By adding Alexander Holtz and Dawson Mercer to their prospect pool, the Devils ensure a decent amount of upside on the right wing; soon they will have two goal-scoring options for the elite playmakers that center their top lines, Holtz especially being precisely the type that thrives with a Jack Hughes or a Nico Hischier. In the meantime, GM Tom Fitzgerald faces what seems to be an impossible task for him; the task of putting a competitive team on the ice using $24 million in cap space. Given the amount of cap room New Jersey had to work with, Devils fans were understandably unimpressed by the lack of trades at the Draft table.
The day after the Draft, finally giving in to their fans’ cries for a trade, the Devils benefited from a crashing market to acquire Ryan Murray from the Columbus Blue Jackets for a fifth-round selection in 2021.
This trade exemplifies the leverage of cap room, especially since the beginning of the pandemic: a team like Columbus, overloaded with defenders, with little cap room in a weak hockey market, giving up a decent player for next to nothing in order to make room for their stars and to alleviate the financial burden of COVID-19 related losses.
This trade is a win for New Jersey as a competitive hockey product, solidifying their back-end as Murray will likely remain in the Devils’ top-four for the 2020-2021 season. However, from a prospect development perspective, it might hinder Ty Smith’s opportunities at the NHL level this upcoming February.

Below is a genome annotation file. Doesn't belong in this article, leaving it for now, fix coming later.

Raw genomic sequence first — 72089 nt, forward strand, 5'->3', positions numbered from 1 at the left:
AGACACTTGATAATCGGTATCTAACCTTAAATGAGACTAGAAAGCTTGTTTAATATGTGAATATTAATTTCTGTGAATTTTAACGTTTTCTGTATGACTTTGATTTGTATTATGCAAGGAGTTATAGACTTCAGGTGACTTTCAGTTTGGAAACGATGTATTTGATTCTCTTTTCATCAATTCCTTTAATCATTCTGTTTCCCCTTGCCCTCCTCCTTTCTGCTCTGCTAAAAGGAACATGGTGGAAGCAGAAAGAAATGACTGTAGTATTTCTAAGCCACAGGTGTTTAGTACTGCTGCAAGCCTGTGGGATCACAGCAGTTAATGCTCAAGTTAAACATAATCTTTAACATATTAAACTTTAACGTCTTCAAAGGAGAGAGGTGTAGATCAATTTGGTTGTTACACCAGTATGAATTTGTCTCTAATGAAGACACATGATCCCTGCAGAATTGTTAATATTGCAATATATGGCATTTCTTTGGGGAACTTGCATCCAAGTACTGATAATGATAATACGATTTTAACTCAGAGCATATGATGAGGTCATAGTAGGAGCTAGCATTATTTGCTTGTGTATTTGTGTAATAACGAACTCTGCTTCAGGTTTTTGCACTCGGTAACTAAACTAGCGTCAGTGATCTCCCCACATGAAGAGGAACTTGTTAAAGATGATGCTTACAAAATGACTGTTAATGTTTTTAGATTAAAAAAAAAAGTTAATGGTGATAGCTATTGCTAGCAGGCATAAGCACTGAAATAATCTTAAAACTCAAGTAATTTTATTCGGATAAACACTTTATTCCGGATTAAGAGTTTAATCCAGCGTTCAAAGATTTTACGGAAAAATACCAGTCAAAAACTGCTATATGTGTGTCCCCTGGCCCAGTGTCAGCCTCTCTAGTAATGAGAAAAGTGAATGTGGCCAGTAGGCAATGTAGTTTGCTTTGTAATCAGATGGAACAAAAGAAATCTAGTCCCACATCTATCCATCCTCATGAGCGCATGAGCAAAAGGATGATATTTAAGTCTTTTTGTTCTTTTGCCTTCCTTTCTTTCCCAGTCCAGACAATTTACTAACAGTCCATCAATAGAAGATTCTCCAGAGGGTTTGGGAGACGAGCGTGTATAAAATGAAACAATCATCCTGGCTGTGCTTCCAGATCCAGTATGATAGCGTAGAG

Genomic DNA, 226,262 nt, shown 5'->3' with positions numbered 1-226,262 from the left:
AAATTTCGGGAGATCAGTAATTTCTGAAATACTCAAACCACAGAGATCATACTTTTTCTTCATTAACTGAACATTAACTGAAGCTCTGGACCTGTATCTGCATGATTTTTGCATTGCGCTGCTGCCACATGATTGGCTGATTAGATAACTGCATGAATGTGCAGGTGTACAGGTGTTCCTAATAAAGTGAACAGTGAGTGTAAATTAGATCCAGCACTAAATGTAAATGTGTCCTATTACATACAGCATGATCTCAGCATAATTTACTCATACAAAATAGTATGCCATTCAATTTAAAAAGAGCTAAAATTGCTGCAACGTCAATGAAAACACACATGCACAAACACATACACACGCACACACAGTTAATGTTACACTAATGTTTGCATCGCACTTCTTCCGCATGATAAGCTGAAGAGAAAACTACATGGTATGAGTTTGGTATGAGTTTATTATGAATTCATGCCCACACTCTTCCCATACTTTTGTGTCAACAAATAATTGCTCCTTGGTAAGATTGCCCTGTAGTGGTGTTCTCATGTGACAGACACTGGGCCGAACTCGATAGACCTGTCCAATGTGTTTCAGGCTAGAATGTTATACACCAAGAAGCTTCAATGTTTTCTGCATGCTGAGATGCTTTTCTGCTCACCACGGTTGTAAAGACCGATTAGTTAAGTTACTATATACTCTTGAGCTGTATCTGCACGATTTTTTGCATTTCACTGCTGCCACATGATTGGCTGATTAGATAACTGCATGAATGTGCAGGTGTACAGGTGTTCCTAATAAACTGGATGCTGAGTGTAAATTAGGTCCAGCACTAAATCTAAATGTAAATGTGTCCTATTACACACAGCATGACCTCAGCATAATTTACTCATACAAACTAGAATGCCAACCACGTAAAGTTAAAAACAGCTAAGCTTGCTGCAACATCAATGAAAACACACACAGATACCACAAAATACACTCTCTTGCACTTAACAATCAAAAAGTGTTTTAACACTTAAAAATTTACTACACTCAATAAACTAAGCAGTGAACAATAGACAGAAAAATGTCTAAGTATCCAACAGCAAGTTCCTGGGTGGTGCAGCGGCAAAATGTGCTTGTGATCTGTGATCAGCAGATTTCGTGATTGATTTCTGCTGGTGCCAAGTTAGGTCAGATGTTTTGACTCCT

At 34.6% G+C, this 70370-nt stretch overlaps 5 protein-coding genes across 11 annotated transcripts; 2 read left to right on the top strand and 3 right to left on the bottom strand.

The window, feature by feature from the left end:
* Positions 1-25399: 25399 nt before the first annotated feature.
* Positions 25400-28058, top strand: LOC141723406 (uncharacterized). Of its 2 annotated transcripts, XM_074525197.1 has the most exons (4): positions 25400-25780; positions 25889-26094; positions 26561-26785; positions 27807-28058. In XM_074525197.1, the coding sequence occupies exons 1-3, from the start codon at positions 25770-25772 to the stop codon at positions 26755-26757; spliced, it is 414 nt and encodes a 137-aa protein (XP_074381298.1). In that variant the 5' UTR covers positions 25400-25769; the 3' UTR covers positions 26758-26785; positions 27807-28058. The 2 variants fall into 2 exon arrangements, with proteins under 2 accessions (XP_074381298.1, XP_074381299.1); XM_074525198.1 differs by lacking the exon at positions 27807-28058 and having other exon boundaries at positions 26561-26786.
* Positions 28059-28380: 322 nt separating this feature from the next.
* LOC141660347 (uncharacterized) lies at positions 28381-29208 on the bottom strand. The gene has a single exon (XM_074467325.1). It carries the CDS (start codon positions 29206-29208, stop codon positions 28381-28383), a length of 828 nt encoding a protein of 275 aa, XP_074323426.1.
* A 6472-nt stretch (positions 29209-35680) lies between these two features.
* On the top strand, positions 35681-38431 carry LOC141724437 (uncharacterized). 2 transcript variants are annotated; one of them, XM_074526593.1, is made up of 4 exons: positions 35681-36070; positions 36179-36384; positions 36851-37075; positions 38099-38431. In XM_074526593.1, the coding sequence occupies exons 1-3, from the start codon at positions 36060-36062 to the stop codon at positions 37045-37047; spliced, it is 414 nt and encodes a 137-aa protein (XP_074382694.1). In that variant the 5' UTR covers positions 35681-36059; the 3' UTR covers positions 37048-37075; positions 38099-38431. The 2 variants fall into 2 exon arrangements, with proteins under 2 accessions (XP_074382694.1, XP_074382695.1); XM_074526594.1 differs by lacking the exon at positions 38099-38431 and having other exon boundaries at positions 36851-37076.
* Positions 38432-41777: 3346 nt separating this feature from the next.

Their next move, the day after the Murray trade, was similar in its assistance of a higher-spending team to remain competitive while obtaining a key piece: the Devils sent the promising Joey Anderson to the Toronto Maple Leafs for winger Andreas Johnsson. A former seventh-round pick, Johnsson adds awareness, speed, and secondary scoring to New Jersey’s top-nine on a $3.4 million AAV contract for the next three seasons, and there is no risk in seeing what could happen to him next to Hischier or Hughes. A smart move, trading a “maybe” for a “yes”.
He will also allow prospects such as Boqvist, Zetterlund, and Kuokkanen some room to grow their game and will assist in their transition as they try to develop into regular NHL players. Given New Jersey’s lack of true goal-scoring options on the wings other than Palmieri, trading for an established winger was inevitable.
The Devils then signed defender Dmitry Kulikov to a one-year, $1,15 million contract, in order to add depth to their defense core. This is another move that will add to Ty Smith’s hill of obstacles to the NHL as another left-handed blueliner joins the Devils’ depth chart, but Kulikov is a roster addition that will allow New Jersey to try and put a competitive team on the ice for next season.
Round One, 7th overall – Alexander Holtz, RW
With a high pick at 7th overall, the Devils had a buffet of proper top-end talent to choose from, with Rossi, Perfetti, Holtz, Askarov, Lundell, and Jarvis all still available. The choice of 6-foot goal-scoring winger Alexander Holtz from Djurgårdens in the Swedish Hockey League was an easy one: he has the best shot in the Draft, and easily becomes their best prospect on the wing.